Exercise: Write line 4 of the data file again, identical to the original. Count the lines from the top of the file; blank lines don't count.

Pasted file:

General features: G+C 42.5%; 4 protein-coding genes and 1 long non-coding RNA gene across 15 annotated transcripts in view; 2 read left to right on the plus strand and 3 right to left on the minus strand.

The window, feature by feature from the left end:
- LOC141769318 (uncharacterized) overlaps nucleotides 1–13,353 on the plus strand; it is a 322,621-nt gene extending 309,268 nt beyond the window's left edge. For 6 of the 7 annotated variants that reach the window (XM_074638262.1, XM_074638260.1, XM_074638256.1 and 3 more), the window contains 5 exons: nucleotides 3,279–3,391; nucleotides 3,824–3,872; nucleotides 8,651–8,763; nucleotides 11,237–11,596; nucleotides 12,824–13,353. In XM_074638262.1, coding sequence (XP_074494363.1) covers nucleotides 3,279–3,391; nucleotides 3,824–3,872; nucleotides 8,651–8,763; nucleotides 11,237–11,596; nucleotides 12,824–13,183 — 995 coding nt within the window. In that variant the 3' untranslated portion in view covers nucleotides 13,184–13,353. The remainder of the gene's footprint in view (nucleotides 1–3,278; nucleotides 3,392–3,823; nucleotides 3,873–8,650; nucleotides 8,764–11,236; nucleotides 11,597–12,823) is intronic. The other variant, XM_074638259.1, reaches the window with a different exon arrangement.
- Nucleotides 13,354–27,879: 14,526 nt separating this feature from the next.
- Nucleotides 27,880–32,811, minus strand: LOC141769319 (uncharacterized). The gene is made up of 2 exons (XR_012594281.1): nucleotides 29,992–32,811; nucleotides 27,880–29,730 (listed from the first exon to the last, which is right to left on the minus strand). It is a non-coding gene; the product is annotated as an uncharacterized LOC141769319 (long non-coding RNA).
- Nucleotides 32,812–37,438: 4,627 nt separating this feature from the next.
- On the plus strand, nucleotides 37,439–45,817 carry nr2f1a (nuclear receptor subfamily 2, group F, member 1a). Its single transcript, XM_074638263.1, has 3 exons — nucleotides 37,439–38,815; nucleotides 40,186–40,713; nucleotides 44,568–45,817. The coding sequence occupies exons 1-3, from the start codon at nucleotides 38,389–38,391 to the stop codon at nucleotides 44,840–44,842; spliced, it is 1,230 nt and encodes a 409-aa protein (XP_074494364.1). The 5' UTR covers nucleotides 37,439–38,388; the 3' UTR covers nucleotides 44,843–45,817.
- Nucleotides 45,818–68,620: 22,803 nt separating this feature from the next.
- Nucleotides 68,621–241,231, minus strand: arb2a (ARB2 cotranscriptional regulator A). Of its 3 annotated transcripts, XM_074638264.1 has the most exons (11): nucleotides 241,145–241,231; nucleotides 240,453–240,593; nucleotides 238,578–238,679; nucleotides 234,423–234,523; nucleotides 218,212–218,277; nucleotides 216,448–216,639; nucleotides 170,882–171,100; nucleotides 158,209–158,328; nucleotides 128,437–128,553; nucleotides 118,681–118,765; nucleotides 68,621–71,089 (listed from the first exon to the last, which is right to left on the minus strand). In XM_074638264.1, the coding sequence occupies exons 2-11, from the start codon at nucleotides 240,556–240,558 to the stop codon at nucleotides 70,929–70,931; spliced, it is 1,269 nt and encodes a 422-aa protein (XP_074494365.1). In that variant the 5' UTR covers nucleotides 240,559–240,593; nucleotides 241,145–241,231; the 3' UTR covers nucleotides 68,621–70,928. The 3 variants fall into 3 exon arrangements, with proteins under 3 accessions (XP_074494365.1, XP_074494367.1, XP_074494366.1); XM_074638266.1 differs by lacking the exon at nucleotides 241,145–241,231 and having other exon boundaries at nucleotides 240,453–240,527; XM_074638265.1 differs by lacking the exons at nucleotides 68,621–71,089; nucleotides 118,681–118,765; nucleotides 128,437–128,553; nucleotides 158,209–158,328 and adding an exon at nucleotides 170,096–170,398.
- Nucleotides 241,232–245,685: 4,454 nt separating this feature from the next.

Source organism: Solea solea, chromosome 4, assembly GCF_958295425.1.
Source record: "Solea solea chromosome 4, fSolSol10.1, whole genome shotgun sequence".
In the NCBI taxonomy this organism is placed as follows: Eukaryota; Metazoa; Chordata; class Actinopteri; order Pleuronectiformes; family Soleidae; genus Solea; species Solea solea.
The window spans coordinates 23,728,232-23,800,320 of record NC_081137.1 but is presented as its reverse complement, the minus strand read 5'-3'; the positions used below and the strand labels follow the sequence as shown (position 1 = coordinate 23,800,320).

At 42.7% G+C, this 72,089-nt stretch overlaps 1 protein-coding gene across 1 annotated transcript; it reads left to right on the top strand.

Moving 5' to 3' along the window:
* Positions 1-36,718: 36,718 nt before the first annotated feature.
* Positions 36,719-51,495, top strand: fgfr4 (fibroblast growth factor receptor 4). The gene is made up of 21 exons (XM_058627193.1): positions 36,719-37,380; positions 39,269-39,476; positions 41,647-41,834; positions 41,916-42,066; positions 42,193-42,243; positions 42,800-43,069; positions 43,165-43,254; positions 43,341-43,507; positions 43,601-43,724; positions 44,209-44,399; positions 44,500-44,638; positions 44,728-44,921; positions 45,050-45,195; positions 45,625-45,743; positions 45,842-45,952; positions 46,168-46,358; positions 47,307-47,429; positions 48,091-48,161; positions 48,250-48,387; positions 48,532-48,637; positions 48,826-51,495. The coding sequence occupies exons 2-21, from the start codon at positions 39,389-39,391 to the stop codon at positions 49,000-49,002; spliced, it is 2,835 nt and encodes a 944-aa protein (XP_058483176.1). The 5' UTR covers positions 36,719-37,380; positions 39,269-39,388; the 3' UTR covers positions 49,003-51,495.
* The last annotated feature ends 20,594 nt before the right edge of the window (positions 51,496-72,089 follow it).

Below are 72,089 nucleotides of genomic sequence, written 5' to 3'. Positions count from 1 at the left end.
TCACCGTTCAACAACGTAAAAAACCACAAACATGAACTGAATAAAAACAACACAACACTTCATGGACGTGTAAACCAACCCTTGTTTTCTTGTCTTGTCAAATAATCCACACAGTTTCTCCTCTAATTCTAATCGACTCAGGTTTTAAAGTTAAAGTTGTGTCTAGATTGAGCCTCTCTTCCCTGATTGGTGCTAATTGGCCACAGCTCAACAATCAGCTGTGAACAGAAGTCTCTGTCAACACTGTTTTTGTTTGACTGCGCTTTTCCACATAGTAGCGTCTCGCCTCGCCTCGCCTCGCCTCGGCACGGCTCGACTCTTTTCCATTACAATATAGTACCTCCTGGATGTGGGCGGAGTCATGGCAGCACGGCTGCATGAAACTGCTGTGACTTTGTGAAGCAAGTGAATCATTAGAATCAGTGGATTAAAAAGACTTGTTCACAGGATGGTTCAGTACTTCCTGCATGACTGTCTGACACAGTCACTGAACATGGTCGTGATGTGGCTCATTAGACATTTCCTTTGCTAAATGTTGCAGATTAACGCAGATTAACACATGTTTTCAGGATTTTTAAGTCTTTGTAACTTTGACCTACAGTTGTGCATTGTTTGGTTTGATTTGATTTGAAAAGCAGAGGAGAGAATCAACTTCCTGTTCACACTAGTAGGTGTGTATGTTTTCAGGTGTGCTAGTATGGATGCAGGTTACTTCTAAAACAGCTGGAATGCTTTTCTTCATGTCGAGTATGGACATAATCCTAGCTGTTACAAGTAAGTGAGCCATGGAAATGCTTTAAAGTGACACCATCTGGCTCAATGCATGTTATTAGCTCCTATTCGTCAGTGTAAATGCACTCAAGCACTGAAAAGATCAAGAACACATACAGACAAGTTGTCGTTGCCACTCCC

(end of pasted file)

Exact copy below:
- Nucleotides 13,354–27,879: 14,526 nt separating this feature from the next.